A suicide bomber blew himself up outside a voter registration centre in the Afghan capital Kabul on Sunday, killing at least 57 people and injuring more than 100, in the most serious attack yet on preparations for elections scheduled for October.
Islamic State claimed responsibility for the attack on a project of key importance to the credibility of President Ashraf Ghani's government, which has been under international pressure to ensure long-delayed parliamentary polls take place this year.
Interior Ministry spokesman Najib Danesh said a bomber on foot approached the centre where officials were issuing identity cards as part of the registration process for around 10 million voters across Afghanistan. Registration began this month.
President Ghani issued a statement condemning the attack and said it "cannot divert us from our aims or weaken this national democratic process".
A spokesman for the ministry of public health said at least 57 people, including eight children, were confirmed dead and 119 wounded, but the total could still rise.
The explosion destroyed cars and shattered windows in nearby buildings, leaving rubble strewn across the blood-stained street.
It was the deadliest blast in Kabul since about 100 people were killed in January by a bomb concealed in an ambulance, and it came after repeated warnings that militants could try to disrupt the election process.
Acting U.S. Secretary of State John Sullivan condemned the attack, saying it exposed "the savagery and inhumanity of terrorists."
Tadamichi Yamamoto, the senior United Nations official in Afghanistan, said the attack appeared to be an effort "to deter Afghan citizens from carrying out their constitutional right to take part in elections."
After weeks of relative calm, the blast took place in Dasht-e Barchi, an area of western Kabul inhabited by many members of the mainly Shi'ite Hazara minority, which has been repeatedly hit by attacks claimed by Islamic State.
"There were women, children. Everyone had come to get their identity cards," said Bashir Ahmad who had been near the blast, which occurred despite heightened security after the January attack.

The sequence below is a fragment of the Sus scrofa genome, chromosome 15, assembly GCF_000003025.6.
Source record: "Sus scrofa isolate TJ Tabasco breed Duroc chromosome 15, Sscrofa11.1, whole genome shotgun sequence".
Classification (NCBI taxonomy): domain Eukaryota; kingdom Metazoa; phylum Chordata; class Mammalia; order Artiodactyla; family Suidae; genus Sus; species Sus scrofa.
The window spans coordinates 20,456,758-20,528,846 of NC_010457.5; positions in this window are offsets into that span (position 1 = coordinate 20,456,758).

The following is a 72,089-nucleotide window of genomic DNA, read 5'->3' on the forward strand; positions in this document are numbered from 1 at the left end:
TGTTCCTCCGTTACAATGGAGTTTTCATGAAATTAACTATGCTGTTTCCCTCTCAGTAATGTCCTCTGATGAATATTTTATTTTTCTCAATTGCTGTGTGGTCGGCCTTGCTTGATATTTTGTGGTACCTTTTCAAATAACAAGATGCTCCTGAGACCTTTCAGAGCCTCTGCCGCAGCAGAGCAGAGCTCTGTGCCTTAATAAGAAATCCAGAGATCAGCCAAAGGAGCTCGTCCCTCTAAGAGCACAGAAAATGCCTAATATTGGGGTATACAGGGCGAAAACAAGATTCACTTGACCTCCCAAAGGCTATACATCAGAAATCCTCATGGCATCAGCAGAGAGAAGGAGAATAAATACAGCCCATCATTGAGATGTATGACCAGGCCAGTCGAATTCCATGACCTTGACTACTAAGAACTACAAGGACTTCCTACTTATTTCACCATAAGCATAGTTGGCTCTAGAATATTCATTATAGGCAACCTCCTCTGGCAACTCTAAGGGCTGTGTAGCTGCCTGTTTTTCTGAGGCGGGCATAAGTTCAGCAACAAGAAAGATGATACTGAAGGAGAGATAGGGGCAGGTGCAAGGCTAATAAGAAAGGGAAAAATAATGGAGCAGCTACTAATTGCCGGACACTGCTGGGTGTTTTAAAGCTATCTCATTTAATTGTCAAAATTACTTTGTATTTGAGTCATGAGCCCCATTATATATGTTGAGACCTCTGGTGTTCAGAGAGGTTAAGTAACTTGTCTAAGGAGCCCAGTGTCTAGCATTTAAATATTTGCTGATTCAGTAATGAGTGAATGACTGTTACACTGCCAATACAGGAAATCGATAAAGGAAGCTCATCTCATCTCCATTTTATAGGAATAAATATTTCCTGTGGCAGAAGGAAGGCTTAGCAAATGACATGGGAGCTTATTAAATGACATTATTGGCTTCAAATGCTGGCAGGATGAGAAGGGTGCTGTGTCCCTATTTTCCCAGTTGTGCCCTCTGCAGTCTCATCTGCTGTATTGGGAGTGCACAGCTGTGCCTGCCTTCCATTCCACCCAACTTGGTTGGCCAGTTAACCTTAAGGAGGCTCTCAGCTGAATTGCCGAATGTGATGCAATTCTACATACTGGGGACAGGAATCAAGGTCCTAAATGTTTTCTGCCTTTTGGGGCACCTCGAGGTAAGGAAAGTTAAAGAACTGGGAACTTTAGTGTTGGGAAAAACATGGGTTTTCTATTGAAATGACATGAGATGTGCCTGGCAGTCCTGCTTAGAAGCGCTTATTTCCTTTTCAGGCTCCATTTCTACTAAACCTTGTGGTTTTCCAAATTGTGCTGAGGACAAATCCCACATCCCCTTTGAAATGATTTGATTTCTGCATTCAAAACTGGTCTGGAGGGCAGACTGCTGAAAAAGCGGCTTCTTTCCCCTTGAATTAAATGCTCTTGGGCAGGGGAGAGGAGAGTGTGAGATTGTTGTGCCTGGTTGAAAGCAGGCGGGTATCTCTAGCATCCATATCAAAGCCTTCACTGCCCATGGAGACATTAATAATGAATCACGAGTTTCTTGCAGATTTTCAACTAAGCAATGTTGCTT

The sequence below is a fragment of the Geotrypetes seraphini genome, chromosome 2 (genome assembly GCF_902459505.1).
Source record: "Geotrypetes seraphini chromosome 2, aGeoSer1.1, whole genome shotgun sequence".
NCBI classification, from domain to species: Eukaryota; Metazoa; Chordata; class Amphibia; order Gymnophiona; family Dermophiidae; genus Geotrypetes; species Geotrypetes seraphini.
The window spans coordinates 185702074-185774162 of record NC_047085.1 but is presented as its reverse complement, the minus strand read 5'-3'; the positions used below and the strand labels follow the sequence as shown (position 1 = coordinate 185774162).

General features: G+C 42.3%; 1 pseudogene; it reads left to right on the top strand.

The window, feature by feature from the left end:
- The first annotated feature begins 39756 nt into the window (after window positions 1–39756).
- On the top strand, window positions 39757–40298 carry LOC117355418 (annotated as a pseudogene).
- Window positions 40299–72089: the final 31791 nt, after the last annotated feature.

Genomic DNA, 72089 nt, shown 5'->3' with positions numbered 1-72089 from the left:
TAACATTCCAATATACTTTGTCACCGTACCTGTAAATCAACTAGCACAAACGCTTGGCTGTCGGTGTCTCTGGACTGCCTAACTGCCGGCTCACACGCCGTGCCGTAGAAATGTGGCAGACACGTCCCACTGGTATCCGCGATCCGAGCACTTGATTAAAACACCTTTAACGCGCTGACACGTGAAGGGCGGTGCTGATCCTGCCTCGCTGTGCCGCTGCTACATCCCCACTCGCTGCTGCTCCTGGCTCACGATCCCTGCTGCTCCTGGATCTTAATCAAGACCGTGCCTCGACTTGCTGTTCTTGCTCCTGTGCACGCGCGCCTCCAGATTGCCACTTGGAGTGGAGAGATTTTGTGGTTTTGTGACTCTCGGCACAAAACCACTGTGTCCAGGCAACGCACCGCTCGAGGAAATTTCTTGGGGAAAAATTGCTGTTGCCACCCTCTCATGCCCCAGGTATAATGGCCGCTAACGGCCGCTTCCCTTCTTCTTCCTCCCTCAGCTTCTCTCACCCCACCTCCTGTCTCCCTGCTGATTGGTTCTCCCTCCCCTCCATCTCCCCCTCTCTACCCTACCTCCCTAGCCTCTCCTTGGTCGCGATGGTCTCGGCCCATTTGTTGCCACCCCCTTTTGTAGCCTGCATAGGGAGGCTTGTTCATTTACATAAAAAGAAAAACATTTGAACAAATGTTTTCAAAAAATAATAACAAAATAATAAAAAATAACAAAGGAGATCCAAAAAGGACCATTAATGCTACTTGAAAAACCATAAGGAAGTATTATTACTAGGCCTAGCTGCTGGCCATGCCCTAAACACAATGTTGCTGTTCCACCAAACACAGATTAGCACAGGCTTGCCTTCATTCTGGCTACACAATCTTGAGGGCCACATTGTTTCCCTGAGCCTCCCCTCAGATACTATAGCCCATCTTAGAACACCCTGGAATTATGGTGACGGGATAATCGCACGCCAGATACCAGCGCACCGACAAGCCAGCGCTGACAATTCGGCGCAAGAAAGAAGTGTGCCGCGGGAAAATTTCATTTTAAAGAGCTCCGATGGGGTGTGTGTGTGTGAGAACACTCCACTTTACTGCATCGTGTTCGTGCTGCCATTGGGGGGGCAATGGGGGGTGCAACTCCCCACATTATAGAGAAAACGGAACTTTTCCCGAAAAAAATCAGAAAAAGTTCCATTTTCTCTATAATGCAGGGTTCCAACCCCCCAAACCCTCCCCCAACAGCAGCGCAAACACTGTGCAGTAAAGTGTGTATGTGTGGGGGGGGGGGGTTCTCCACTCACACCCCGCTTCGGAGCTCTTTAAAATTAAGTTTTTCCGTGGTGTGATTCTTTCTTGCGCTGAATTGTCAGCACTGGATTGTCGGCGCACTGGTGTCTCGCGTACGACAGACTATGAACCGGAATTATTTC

According to U.N. figures, more than 750 people have been killed or maimed in suicide attacks and bombings by militant groups during the three months to March ahead of an expected start of the Taliban's usual spring offensive.
Afghanistan's international partners have insisted that the elections should be held this year before a presidential vote due in 2019, although there has been widespread scepticism that they will go ahead.
More than 7,000 voter registration centres have been set up across Afghanistan to handle about 10 million registrations in a process that has been repeatedly disrupted by technical and organisational problems.
Officials had pledged tight security to ensure the process, which will be vital to ensuring a ballot broad-based enough to be accepted as legitimate, proceeded safely. But those caught by Sunday's attack voiced frustration at what many Kabul residents see as government shortcomings in securing the capital.
"They should be keeping the country safe, if they can't, someone else should be in their place," said Sajeda, who was wounded in the blast along with three other members of her family as they lined up for their cards.
The voter registration process, designed to reduce the electoral fraud that has marred past ballots, began this month but there have already been several security incidents.
On Sunday, a roadside bomb near a registration centre in the northern city of Pul-i Khumri killed six members of a family and wounded three, although there was no indication that the incident was directly linked to the Kabul attack.
Last week, two police officers in the eastern city of Jalalabad were killed outside a voter registration centre, while a voter centre in the central province of Ghor was burned down last week and electoral officials briefly abducted.
The vote could be postponed to next year if registration of voters, many of whom do not have national identity cards, is not completed before winter sets.
Parliament is still sitting three years after its term officially expired and further delays would seriously weaken already fragile confidence in the political system.
There was an additional scare on Sunday when a NATO military convoy in Kabul accidentally hit and injured a child and triggered a protest that police dispersed by firing into the air. A NATO spokesman said the child had been taken to hospital and was in a stable condition.